Wednesday, 26 May 2021

Guest Review: The Summer Seekers by Sarah Morgan

Kathleen is eighty years old. After a run-in with an intruder, her daughter wants her to move into a residential home. She’s not having any of it. What she craves – needs – is adventure.

Liza is drowning under the daily stress of family life. The last thing she needs is her mother jetting off on a wild holiday, making Liza dream of a solo break of her own.

Martha is having a quarter-life crisis. Unemployed, unloved and uninspired, she just can’t get her life together. But she knows something has to change.

When Martha sees Kathleen’s advert for a driver and companion to take an epic road trip across America, she decides this job might be the answer to her prayers. Travelling with a stranger? No problem. She's not the world's best driver, but it couldn’t be worse than living with her parents again. And anyway, how much trouble can one eighty-year-old woman be?

As these women embark on the journey of a lifetime, they all discover it’s never too late for adventure…




Review: I am a confirmed fan of Sarah Morgan’s writing and couldn’t wait to get my teeth into her latest novel. The cover spoke of summer, sea and a ride in a fast convertible - just the tonic for reading on a dull and snowy day. As I expected, I was quickly drawn into the world of Sarah’s characters.

The story focuses on three women and their ambitions. Kathleen is an eighty-year-old who is not ready to settle down to the life in a residential home that her daughter has planned for her. Liza, Kathleen’s aforementioned daughter, is doing her best to be a good wife and mother to her husband and their teenaged twins, but realising that there must be more to life than this. Martha is a 25-year-old divorcee who is back home living with her unsupportive parents and unsure of what the future holds for her. Kathleen, a former travel show presenter, decides that she wishes to fulfil her ambition to drive along Route 66 in a red sports car before it’s too late. Much against Liza’s wishes, she advertises for a companion and driver for the trip, and Martha takes the job in spite of having little driving experience or having been to America before. As the two ladies travel across the USA, they learn lots about each other, and, at the same time, come to realise a few things about themselves. In spite of the distance they are apart, mother and daughter also begin to understand each other better than ever before.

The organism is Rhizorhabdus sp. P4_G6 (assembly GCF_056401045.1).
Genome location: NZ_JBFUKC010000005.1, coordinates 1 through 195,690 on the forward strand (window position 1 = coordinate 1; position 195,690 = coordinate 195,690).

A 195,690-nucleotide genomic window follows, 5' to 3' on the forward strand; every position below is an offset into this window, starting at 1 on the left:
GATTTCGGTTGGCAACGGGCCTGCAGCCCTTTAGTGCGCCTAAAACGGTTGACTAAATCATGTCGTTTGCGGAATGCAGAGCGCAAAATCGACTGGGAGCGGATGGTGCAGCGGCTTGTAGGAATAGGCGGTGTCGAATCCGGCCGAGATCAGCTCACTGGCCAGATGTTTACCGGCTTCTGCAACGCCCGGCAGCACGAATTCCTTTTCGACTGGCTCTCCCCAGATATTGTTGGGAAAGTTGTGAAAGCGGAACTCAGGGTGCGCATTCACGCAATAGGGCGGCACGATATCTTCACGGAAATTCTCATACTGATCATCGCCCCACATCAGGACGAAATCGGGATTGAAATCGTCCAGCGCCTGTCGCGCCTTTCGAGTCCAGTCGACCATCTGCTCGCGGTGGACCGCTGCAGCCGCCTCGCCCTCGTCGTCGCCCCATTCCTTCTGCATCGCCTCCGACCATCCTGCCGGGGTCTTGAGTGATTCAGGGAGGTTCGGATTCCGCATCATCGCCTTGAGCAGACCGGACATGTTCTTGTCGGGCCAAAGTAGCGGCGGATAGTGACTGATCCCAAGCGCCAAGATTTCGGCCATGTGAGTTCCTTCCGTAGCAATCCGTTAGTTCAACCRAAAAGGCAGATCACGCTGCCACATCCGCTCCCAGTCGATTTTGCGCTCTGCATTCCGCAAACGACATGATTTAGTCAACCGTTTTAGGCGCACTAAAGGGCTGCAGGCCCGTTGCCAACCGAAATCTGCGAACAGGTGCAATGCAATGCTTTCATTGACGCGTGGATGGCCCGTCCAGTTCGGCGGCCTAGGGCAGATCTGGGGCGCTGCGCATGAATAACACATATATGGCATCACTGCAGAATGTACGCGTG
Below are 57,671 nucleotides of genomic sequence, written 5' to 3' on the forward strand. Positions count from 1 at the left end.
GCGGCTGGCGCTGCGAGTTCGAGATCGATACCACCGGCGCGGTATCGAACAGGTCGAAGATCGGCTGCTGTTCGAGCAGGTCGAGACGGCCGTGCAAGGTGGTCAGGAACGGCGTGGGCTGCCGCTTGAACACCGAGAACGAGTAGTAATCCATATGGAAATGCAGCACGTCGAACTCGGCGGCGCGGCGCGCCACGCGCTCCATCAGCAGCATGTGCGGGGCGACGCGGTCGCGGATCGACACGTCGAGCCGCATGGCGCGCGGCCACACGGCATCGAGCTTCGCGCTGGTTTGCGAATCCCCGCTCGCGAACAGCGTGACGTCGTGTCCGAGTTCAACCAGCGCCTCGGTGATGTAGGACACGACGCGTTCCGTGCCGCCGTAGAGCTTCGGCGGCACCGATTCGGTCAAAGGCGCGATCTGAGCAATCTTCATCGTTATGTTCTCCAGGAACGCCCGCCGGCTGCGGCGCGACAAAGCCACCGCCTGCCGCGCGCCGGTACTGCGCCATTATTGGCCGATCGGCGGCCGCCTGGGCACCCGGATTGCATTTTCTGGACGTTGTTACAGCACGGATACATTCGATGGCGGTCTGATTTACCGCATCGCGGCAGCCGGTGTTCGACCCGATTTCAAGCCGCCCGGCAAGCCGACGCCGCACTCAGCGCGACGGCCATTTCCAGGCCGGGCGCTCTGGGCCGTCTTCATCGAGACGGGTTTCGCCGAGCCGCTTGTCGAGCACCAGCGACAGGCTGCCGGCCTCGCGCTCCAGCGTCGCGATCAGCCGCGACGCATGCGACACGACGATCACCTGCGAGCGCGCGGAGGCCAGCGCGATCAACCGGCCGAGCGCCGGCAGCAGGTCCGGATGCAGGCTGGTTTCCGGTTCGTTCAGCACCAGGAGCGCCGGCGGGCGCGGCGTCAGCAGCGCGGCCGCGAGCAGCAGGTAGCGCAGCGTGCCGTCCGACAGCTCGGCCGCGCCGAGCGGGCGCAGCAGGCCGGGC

I loved this book from the first page to the last, and would recommend it to other readers as a great summer read. The three central characters are all fascinating in their own way. I loved the relationship that developed between Kathleen and Martha, who understood each other so well in spite of the age difference, and Kathleen’s matchmaking! It was also great to witness the growing understanding between Kathleen and Liza, as well as Liza’s acknowledgement that her own situation had to change. There are also men, past and present, in this story, but they are definitely supporting characters. I was amazed by Martha’s ability to jump into that unfamiliar car and drive out of the centre of Chicago, but then spent the first half of the book worrying about how she was going to cope with the traffic in Los Angeles, having witnessed that first-hand. This was a great heartwarming story, not lacking in humour but also full of emotion. It had me in tears more than once, but smiling by the end.

To order your copy now, just click the link: UK or US

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